haler

Definition from Wiktionary, the free dictionary
Jump to: navigation, search
See also: hâler and haléř

English[edit]

Etymology 1[edit]

From hale, equivalent to hale +‎ -er.

Pronunciation[edit]

Adjective[edit]

haler

  1. comparative form of hale: more hale

Etymology 2[edit]

Noun[edit]

haler (plural halers or haleru)

  1. Alternative form of heller (currency unit, 100th of a koruna)

Anagrams[edit]


Danish[edit]

Etymology 1[edit]

See hale (tail).

Pronunciation[edit]

  • IPA(key): /haːlər/, [ˈhæːlɐ]

Noun[edit]

haler c

  1. plural indefinite of hale

Etymology 2[edit]

See hale (to haul).

Pronunciation[edit]

  • IPA(key): /haːlər/, [ˈhæːˀlɐ]

Verb[edit]

haler

  1. present tense of hale

French[edit]

Etymology[edit]

From Middle French haler, from Old French haler (to pull, haul), from Frankish and Old Dutch *halōn (to haul, drag, fetch), from Proto-Germanic *halōną, *halēną, *hulōną (to call, fetch, summon), a conflation of Proto-Indo-European *kelə- (to lift) and Proto-Indo-European *(s)kale-, *klā-, *klē- (to shout, call). Cognate with Old Frisian halia (to get, drive home, take), Old Saxon halōn (to get), Old High German halōn, holōn (to get, fetch) (German holen), Old English ġeholian (to get, obtain). More at haul.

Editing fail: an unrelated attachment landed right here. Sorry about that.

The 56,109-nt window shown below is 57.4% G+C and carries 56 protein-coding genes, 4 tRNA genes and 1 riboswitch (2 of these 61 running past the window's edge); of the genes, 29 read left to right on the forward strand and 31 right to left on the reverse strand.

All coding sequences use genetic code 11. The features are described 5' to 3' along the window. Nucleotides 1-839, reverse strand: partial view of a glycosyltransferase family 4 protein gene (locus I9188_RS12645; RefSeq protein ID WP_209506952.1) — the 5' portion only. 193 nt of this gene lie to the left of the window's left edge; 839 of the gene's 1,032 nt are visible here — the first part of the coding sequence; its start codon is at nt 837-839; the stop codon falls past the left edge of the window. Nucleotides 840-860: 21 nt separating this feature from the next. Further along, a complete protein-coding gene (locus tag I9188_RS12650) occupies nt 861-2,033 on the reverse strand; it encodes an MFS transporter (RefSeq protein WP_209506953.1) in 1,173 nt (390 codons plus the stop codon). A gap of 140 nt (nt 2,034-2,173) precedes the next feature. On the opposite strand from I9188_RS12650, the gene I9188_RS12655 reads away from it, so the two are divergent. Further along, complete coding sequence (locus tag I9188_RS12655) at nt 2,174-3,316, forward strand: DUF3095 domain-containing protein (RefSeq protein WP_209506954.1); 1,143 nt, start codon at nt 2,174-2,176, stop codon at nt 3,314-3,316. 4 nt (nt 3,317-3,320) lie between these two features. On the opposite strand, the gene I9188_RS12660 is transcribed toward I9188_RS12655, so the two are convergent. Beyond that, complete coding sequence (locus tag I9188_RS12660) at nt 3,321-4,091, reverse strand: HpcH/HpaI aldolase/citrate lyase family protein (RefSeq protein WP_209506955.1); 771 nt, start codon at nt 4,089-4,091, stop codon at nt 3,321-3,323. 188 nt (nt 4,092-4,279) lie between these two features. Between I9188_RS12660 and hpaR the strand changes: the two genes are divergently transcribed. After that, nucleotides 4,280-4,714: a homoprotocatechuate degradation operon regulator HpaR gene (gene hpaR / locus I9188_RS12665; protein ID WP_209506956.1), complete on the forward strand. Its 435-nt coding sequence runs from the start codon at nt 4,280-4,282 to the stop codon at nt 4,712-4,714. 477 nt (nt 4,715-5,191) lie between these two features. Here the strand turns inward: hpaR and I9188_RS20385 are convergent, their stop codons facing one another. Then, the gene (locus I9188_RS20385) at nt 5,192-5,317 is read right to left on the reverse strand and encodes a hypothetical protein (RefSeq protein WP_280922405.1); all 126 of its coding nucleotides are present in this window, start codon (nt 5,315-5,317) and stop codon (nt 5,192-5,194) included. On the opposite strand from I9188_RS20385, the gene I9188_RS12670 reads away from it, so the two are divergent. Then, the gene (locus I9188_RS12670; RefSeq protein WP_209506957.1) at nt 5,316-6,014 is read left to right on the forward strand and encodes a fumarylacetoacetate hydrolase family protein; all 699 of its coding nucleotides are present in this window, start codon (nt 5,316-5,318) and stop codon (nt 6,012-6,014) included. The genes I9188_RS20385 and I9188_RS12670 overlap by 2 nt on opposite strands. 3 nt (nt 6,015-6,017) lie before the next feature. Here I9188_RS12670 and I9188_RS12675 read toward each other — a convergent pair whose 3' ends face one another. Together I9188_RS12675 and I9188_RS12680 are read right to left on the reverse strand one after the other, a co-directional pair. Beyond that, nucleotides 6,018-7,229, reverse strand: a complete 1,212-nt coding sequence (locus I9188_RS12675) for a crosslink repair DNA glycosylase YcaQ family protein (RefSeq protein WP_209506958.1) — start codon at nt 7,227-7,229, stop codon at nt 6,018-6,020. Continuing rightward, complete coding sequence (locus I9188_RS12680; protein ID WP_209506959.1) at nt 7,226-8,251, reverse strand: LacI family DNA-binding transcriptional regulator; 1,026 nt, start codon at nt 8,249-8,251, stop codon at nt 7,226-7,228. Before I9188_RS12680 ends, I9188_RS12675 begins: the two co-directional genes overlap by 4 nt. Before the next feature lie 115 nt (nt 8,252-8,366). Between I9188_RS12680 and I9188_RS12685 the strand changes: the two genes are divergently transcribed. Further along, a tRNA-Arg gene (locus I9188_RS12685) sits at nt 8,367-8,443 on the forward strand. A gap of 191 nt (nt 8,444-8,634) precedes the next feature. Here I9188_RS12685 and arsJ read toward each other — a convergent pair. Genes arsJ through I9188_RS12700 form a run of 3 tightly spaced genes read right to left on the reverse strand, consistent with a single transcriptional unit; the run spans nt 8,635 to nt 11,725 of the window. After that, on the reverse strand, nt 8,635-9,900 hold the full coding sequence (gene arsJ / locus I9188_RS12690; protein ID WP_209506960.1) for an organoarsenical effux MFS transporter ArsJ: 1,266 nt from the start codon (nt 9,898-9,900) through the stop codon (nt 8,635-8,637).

Pronunciation[edit]

Verb[edit]

haler

  1. to haul, tow

Conjugation[edit]

Derived terms[edit]

Further reading[edit]


Latin[edit]

Verb[edit]

hāler

  1. first-person singular present passive subjunctive of hālō

Norman[edit]

Etymology[edit]

From Old French haler (to pull, haul), from Old Norse hala.

Pronunciation[edit]

  • (file)

Verb[edit]

haler (gerund hal'lie)

  1. (Jersey) to pull, haul

Derived terms[edit]


Norwegian Bokmål[edit]

Noun[edit]

haler m

  1. indefinite plural of hale